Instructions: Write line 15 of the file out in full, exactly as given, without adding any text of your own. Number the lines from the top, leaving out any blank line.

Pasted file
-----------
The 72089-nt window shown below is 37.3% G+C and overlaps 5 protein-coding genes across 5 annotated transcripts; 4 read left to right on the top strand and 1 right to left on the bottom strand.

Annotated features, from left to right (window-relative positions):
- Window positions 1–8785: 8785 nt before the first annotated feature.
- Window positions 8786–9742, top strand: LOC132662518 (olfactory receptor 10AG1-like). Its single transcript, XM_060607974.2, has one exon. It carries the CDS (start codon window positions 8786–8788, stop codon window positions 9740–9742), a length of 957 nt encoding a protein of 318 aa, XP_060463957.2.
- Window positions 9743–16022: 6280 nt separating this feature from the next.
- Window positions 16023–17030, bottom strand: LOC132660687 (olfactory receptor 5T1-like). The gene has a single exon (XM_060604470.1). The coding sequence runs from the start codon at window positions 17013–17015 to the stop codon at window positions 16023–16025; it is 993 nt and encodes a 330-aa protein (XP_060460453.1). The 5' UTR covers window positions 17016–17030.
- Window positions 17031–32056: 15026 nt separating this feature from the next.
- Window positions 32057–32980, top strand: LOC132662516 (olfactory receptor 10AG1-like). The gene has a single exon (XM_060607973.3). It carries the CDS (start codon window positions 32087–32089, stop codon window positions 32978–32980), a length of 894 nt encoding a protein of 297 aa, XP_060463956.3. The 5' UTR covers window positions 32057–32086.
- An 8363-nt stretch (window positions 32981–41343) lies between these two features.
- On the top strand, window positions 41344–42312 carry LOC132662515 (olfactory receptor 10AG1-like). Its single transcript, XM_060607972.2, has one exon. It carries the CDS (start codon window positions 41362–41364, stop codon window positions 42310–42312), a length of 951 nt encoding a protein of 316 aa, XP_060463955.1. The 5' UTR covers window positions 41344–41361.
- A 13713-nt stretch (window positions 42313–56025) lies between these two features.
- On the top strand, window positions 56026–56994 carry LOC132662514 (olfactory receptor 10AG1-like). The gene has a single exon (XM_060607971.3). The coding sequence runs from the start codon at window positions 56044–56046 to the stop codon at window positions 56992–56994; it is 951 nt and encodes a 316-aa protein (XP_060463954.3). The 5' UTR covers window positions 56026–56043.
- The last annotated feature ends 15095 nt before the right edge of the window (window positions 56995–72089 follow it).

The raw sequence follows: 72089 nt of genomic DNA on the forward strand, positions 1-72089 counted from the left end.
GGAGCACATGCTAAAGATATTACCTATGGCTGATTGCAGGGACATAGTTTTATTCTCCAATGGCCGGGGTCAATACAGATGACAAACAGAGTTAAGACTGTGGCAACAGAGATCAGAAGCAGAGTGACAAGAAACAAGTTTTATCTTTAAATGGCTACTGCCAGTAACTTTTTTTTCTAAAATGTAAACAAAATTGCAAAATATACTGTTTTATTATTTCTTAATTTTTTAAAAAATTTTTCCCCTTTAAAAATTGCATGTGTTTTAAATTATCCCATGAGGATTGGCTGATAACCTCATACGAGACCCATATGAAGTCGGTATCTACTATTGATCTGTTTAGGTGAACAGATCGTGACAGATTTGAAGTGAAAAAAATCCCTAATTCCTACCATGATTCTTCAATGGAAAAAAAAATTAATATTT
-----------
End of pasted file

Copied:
GGAGCACATGCTAAAGATATTACCTATGGCTGATTGCAGGGACATAGTTTTATTCTCCAATGGCCGGGGTCAATACAGATGACAAACAGAGTTAAGACTGTGGCAACAGAGATCAGAAGCAGAGTGACAAGAAACAAGTTTTATCTTTAAATGGCTACTGCCAGTAACTTTTTTTTCTAAAATGTAAACAAAATTGCAAAATATACTGTTTTATTATTTCTTAATTTTTTAAAAAATTTTTCCCCTTTAAAAATTGCATGTGTTTTAAATTATCCCATGAGGATTGGCTGATAACCTCATACGAGACCCATATGAAGTCGGTATCTACTATTGATCTGTTTAGGTGAACAGATCGTGACAGATTTGAAGTGAAAAAAATCCCTAATTCCTACCATGATTCTTCAATGGAAAAAAAAATTAATATTT